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Solutions: How to mitigate emergent mental health issues

Childhood and adolescent years can be difficult to navigate and even harder for children and young people coping with mental health issues. And with the continuing, unprecedented pressures they face, there is a growing need for professionals to recognise the early signs and put mitigation strategies in place where possible.

Early warnings

Recognising early signs of mental health disorders in children and young people could save a life and make a significant positive difference to their mental wellness. These can vary significantly from child to child, but there are common ones to look out.

They include sudden and significant mood and behaviour changes, unexpected poor academic behaviour and performance (usually indicating they are worrying about something else rather than focusing on their academic studies), changes in social habits (like who they play with in the playground and how, for example, or being less motivated for school and social opportunities), and sleeping problems or difficulty sleeping, which may be evident as tiredness in class.

These can manifest in many ways, but some early indicators might include sudden irritability, a change in the quality of their school work, becoming withdrawn or appearing sad or worried for a protracted period, changes in their eating habits and, of course, any evidence of self-harming.

First responders

Teachers are often the first to witness a problem, because disclosing at school can feel safer than doing so at home. You may not be certain you are interpreting signs correctly, but this is very much a case where it’s better to be safe than sorry. If you are concerned about a child’s or young person’s mental health, you should always take active steps to alleviate and mitigate their worries.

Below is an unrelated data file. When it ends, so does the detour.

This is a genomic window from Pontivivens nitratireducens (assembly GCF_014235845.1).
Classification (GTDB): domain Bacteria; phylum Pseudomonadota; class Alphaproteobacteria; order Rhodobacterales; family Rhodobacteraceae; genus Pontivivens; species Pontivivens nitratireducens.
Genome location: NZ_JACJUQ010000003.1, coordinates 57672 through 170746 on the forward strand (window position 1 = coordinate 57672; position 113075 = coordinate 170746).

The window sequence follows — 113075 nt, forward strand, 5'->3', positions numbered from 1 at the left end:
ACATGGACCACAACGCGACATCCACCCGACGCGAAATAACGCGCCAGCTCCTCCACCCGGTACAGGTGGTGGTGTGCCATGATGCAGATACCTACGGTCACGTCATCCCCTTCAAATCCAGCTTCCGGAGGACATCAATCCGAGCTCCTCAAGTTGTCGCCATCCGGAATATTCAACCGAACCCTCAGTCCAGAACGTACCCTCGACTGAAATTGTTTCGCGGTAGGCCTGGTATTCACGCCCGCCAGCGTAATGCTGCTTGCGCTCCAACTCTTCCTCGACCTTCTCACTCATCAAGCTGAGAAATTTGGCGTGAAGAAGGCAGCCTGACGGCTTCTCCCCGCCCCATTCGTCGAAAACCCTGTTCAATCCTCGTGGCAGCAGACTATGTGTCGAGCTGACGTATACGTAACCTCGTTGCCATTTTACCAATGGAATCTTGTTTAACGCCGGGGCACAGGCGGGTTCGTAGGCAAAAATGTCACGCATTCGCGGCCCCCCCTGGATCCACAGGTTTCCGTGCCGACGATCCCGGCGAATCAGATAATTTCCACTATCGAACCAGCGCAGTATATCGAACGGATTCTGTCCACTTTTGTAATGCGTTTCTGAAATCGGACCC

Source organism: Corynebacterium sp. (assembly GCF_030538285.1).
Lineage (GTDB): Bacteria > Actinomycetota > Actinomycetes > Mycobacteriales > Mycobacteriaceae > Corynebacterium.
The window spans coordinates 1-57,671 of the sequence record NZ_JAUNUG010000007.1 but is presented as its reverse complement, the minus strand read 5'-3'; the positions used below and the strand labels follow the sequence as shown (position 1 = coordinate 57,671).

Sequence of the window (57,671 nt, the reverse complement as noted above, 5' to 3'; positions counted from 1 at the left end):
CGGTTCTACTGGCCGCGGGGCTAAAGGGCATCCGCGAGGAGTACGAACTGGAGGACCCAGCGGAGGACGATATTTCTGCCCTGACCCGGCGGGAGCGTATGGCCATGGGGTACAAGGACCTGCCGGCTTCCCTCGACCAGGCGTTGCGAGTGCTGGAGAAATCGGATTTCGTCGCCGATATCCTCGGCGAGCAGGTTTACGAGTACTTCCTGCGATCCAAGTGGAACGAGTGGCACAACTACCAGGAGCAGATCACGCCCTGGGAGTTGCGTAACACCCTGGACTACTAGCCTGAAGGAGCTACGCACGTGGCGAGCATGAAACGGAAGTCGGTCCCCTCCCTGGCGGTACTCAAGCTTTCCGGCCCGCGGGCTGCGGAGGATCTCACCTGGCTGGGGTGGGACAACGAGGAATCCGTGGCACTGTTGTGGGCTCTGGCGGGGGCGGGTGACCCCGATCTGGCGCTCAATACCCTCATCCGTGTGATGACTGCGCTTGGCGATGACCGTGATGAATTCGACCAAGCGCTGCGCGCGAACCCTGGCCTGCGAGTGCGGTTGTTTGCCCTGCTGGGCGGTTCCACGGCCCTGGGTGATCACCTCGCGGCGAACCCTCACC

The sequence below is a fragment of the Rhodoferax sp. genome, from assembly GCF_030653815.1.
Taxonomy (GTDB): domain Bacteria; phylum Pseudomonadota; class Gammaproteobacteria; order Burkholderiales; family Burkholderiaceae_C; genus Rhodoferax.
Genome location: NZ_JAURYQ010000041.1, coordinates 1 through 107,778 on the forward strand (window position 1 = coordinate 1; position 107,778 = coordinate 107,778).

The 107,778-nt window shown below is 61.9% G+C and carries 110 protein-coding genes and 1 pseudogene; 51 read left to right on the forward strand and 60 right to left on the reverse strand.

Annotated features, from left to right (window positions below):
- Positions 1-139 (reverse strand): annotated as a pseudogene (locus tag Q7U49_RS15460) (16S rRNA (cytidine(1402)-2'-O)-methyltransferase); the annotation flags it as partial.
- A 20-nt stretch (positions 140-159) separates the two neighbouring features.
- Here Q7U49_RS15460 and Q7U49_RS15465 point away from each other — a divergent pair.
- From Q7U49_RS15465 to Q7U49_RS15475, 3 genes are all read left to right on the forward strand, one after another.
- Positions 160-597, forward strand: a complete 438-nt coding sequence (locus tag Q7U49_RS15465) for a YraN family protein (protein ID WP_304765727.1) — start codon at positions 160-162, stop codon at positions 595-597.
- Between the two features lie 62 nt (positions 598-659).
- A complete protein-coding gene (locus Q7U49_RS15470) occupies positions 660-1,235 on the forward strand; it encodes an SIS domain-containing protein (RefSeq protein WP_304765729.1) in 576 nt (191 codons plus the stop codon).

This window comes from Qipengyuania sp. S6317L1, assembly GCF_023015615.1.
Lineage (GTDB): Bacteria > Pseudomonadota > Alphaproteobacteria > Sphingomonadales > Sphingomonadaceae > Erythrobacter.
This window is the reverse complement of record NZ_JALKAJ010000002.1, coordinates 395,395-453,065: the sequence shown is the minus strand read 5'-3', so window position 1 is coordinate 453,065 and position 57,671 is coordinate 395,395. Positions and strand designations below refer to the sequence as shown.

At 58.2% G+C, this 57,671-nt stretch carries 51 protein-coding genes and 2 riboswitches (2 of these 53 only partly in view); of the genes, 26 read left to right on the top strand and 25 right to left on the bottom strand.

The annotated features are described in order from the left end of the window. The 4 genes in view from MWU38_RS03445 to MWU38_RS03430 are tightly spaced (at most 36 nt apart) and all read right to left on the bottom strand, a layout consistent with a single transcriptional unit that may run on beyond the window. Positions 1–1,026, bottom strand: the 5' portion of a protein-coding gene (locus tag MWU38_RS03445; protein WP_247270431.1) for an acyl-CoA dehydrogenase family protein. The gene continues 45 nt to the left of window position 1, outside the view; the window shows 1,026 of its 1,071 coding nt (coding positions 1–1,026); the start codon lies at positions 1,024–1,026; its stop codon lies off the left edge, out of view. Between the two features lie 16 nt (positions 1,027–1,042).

Talk now rather than later

Don’t wait for children to speak to you, if you feel as though the child or young person has a problem or needs to talk, initiate the conversation. If you are concerned about their behaviour, sit them down in a calming atmosphere and approach the topic with sensitivity.

Take them seriously

It’s important to listen and understand the value of what the child or young person has to say. Because they may not know how to articulate the emotions they’re feeling, it can be easy to underestimate the weight of their words and brush off what could be a cry for help. This can lead to the child feeling unheard and unsupported.

Encourage their interests

Interests can be a necessary outlet for children and young people. Whether that be creative, physical, or practical interests, if the activity is positive and safe it should be nourished.

Support and actively promote their favourite hobbies and show interest. They will begin to feel comfortable and be more open with you.

Normalise talking about emotions

Creating an open and honest environment surrounding emotions, feelings and communication is vital when safeguarding a child’s or young person’s mental health.

Discussing emotions and feelings regularly creates a positive communication culture and relationship around tough subjects. Once this is established, children and young people will feel more comfortable and willing to discuss what is troubling them.

Adults often get scared that they’re going to say the wrong thing or that they’re going to cause offence, but the worst strategy of all is to say nothing.

A culture of care

As the saying goes, a problem shared is a problem halved. Remember that any problem shared with you becomes a burden for you too, and you will not be able to sustain supporting a child or young person coping with their mental health issues if you are struggling with your own.

Make time for self-care, and ensure you work with and through the designated professionals in and around your school to share the burden even further. Remember that other saying: It takes a village to raise a child.

As caregivers, we share responsibility for students’ mental health. To do that effectively, need professional development and professional support.

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